From a practical point of view, says Himmelstein, eating raw requires more
effort. "There's more time-consuming food preparation, lots of washing and
chopping and lots of restricting when you eat out in restaurants or socialize
and go to parties and buffets." Hammer disagrees: It's not necessarily more
preparation, rather it's "different preparation," she says. "Sometimes, it can
be very quick. What I teach in my classes is ways to make it quicker using
better planning and different kitchen tools, including a blender and a food
processor." For Hammer, the bottom line is "I want it to be healthy, but I also
teach how to make a raw foods taste really good," she says. "If it doesn't taste
good then it doesn't matter how much or little preparation is involved -- people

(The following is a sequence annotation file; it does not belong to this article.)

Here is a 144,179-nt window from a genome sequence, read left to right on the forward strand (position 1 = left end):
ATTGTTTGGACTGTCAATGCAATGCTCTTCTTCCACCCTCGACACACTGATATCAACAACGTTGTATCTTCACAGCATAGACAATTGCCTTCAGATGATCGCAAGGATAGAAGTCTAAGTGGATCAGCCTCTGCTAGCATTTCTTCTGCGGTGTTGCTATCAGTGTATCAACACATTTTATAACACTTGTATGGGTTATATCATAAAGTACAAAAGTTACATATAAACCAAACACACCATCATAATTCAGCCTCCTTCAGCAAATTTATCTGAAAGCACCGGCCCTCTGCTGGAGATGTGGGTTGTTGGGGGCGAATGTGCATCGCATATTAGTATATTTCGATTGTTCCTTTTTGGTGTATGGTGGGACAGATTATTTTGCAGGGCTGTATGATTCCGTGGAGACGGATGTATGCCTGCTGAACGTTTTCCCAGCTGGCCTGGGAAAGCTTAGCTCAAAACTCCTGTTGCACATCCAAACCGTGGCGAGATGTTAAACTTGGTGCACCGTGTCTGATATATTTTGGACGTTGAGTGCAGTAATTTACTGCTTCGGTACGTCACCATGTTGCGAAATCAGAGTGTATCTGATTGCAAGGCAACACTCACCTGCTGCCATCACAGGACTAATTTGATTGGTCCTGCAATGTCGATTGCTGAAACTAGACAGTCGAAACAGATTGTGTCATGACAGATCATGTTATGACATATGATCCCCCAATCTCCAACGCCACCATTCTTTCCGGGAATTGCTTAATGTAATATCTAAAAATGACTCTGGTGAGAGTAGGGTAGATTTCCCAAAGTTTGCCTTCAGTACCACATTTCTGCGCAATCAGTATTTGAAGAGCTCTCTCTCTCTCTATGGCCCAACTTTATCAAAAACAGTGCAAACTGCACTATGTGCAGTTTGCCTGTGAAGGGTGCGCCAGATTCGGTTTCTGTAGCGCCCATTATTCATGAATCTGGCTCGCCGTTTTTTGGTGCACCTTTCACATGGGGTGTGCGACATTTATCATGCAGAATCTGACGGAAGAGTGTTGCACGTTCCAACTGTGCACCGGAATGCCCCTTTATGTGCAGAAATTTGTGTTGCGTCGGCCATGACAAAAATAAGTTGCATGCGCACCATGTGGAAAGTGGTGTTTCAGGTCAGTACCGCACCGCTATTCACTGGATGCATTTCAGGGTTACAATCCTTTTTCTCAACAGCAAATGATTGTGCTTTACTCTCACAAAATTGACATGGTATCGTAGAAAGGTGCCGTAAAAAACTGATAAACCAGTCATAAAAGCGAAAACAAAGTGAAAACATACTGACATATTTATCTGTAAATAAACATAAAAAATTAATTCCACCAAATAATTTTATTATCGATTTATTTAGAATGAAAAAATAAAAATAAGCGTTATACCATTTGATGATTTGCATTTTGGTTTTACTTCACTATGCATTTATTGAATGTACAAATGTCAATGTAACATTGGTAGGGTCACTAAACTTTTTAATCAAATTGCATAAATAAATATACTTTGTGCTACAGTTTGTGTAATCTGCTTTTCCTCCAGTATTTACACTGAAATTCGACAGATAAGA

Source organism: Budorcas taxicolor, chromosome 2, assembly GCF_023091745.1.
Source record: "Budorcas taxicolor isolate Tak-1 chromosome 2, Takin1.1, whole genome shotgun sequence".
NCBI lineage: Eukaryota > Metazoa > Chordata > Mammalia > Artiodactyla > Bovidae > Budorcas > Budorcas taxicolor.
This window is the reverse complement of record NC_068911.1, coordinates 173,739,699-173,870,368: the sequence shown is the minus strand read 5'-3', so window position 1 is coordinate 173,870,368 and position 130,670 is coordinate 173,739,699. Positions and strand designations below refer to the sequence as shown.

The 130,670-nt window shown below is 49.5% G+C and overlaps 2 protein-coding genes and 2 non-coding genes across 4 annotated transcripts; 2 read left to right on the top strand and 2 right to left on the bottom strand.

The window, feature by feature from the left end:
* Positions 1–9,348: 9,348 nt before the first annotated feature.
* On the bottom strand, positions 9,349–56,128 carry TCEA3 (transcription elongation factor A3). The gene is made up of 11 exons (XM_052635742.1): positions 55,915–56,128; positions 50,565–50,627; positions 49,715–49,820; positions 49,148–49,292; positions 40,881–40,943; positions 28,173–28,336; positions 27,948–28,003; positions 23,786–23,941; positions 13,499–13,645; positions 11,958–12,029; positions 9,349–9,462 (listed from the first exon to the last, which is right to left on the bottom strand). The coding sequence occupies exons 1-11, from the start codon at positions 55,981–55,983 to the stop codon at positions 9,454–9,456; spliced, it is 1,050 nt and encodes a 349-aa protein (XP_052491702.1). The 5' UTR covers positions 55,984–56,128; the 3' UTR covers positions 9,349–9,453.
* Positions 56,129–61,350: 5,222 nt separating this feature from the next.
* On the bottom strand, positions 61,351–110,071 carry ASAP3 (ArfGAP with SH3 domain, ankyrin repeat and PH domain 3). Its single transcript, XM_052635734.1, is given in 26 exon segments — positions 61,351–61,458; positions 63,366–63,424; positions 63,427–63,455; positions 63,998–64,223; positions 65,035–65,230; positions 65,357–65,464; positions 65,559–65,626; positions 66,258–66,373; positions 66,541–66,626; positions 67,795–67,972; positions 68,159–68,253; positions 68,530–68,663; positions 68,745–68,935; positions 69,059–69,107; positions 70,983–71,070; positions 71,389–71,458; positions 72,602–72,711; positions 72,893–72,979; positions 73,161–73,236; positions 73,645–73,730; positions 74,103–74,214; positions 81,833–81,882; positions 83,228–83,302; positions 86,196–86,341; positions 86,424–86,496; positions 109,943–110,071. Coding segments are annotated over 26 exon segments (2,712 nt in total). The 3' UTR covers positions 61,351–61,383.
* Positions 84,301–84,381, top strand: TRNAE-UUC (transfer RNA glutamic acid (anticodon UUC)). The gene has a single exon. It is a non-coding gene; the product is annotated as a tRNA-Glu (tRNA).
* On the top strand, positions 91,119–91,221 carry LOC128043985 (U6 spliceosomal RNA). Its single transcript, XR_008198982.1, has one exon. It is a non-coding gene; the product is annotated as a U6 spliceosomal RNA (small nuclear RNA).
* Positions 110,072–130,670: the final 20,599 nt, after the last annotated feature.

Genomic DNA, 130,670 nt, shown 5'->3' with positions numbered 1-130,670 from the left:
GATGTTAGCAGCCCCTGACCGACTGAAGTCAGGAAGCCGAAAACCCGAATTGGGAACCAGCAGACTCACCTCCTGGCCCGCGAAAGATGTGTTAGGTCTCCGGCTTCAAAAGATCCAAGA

won't eat it and they won't stick with the diet."
SUSHIMAKI WITH SPICY MISO PASTE
Hands on: 30 minutes Yield 6 rolls, 3-4 servings
SPICY MISO PASTE
2 tablespoons dark miso 1/8 teaspoon cayenne 1 tablespoon sesame oil (optional)
2 teaspoons water
6 sheets nori 6 cups alfalfa sprouts 1 1/2 avocados, peeled, seeded, thinly
sliced lengthwise 1 red bell pepper 1/2 cucumber, seeded and julienned 1 carrot
shredded Enoki or shiitaki mushrooms, small bunch, both optional 6 tablespoons
tamari 1 tablespoon wasabi, mixed with purified water to form a thick paste 2
tablespoons sesame seeds
For the miso paste, combine the miso, cayenne, sesame oil (if desired) and
water. Stir well. For the sushimaki, lay one sheet of nori on a bamboo sushi mat